RSS
Anti-incumbent fever: By the numbers
With anti-Washington sentiment percolating across the country, a historic number of challengers have thrown their hats in the ring. Here's a breakdown
 
"Anti-incumbent fever" could dramatically alter the political landscape.
"Anti-incumbent fever" could dramatically alter the political landscape.
Corbis

Need more proof of dissatisfaction with incumbents and the status quo in Washington? A record-breaking number of congressional challengers have entered this year's midterm election. With much of the anger coming from voters on the Right, "the field is heavily Republican, with almost twice as many GOP candidates as Democrats," reports the Associated Press. (Candidacy registration still open in many states, so the numbers could rise even higher.) Some key stats on this increasingly bloated contest:

471
Total number of congressional seats up for grabs in November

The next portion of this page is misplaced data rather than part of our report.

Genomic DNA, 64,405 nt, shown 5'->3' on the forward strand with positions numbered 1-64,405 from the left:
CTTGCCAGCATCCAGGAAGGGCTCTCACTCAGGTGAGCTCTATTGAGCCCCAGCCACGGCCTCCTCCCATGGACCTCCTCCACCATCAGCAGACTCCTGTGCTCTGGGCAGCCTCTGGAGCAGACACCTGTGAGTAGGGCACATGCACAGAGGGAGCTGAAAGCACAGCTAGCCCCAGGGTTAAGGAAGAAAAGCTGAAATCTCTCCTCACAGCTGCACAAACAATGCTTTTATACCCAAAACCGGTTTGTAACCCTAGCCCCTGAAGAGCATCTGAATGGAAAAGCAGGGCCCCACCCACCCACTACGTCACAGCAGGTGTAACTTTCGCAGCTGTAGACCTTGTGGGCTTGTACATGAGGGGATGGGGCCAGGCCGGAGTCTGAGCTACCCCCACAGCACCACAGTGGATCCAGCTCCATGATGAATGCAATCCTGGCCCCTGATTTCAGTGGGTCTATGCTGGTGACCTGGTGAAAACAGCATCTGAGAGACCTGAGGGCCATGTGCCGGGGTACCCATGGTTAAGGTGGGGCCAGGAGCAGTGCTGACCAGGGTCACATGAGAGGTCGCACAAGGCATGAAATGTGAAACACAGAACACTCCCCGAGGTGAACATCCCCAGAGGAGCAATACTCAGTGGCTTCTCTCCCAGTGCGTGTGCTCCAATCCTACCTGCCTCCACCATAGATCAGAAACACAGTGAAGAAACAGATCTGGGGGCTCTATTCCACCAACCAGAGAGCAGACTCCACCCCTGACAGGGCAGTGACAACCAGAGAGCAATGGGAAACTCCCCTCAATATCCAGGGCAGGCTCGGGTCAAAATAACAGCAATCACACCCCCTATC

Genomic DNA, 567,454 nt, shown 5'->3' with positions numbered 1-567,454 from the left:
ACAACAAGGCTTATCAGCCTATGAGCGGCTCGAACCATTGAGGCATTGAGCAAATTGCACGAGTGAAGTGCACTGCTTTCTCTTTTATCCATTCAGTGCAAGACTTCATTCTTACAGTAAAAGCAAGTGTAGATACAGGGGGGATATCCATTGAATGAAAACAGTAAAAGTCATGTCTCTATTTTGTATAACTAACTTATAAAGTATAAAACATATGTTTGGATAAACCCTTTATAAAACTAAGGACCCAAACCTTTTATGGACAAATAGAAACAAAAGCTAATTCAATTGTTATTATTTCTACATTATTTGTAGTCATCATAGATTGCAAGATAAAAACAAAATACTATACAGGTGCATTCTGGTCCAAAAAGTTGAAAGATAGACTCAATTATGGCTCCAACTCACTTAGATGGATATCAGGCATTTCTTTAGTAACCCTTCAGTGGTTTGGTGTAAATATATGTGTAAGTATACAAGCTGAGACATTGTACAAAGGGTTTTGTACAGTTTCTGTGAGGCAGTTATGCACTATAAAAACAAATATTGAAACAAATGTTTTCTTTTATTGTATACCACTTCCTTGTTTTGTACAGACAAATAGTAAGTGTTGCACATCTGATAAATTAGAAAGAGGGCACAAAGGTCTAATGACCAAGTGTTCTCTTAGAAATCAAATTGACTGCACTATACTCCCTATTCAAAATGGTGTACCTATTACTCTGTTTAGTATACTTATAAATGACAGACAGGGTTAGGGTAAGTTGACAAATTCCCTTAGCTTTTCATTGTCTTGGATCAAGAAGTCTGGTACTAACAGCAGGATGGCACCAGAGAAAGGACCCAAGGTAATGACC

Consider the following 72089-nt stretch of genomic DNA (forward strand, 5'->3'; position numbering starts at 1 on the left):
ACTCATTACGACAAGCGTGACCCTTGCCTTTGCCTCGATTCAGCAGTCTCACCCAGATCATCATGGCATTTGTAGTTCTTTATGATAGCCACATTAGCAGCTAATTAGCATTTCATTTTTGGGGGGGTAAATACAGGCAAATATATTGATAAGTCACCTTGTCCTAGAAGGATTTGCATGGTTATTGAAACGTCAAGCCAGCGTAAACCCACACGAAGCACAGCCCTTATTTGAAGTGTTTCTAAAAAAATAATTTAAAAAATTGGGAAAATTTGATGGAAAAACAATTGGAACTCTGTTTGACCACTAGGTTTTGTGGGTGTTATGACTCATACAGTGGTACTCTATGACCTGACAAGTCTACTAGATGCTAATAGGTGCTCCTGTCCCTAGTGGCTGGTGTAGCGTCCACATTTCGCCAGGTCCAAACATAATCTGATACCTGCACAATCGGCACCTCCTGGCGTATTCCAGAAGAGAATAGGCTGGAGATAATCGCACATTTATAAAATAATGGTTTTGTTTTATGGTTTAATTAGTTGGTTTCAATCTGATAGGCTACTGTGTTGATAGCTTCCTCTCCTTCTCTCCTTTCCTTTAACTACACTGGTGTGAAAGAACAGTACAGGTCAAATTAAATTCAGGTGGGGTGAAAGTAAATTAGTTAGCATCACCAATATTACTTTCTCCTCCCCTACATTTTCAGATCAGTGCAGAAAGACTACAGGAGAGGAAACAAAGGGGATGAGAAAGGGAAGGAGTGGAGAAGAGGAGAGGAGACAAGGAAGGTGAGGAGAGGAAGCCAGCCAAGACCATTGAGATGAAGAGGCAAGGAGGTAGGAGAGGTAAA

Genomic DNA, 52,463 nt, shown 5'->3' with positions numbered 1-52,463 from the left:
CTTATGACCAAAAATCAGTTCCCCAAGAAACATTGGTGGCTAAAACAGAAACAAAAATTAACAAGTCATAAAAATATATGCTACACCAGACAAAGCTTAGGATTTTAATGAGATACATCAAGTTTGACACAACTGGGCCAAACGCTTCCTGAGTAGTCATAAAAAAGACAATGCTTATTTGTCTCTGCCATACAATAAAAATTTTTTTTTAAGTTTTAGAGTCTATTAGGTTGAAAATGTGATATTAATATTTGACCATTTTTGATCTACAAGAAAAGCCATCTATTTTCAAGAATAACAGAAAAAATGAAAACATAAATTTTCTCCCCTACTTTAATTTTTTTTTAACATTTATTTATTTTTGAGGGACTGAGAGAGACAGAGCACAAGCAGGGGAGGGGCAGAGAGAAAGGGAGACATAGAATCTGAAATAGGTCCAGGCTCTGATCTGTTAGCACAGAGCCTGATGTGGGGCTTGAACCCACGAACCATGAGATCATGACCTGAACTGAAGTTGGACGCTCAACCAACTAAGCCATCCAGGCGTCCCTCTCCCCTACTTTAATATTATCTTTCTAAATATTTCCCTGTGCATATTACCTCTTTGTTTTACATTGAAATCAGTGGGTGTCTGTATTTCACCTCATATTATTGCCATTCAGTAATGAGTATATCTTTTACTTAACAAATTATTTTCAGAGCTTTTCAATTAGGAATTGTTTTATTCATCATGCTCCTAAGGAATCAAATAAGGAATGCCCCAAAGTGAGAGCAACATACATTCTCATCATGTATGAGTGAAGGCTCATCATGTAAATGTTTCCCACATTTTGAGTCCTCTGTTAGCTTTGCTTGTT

2,341
Number of people who've filed statements of candidacy with the Federal Election Commission so far this year

2,159
Number of candidates in the 1992 election — the next largest field, historically — when Bill Clinton, George H.W. Bush and Ross Perot battled for the White House

1,717
Number of candidates in the 2008 election

1,588
Number of candidates in the 2006 midterms election

$5,000
Minimum amount a candidate must raise or spend on his/her campaign before the FEC requires official registration

1975
Year the FEC began tracking congressional candidates

14
Number of Republican women running for the Senate this year, a record-high

3
Number of Republican women who ran for the Senate in 2008

94
Number of Republican women running for the House of Representatives this year (up from 46 in 2008)

40

Number of seats Republicans must win to regain control of the House of Representatives

10
Number of seats the GOP must collect to take back control of the Senate

22
Percentage of voters who say they are "angry" about how things are going in Washington, according to a recent CBS poll

36 percent
Approval rating of congressional Republicans, according to the latest USA Today/Gallup poll

43 percent
Approval rating for Democrats

49
Percentage of voters who prefer Republican candidates, compared to 43 percent for Democrats, according to a recent Gallup poll

 

THE WEEK'S AUDIOPHILE PODCASTS: LISTEN SMARTER

Subscribe to the Week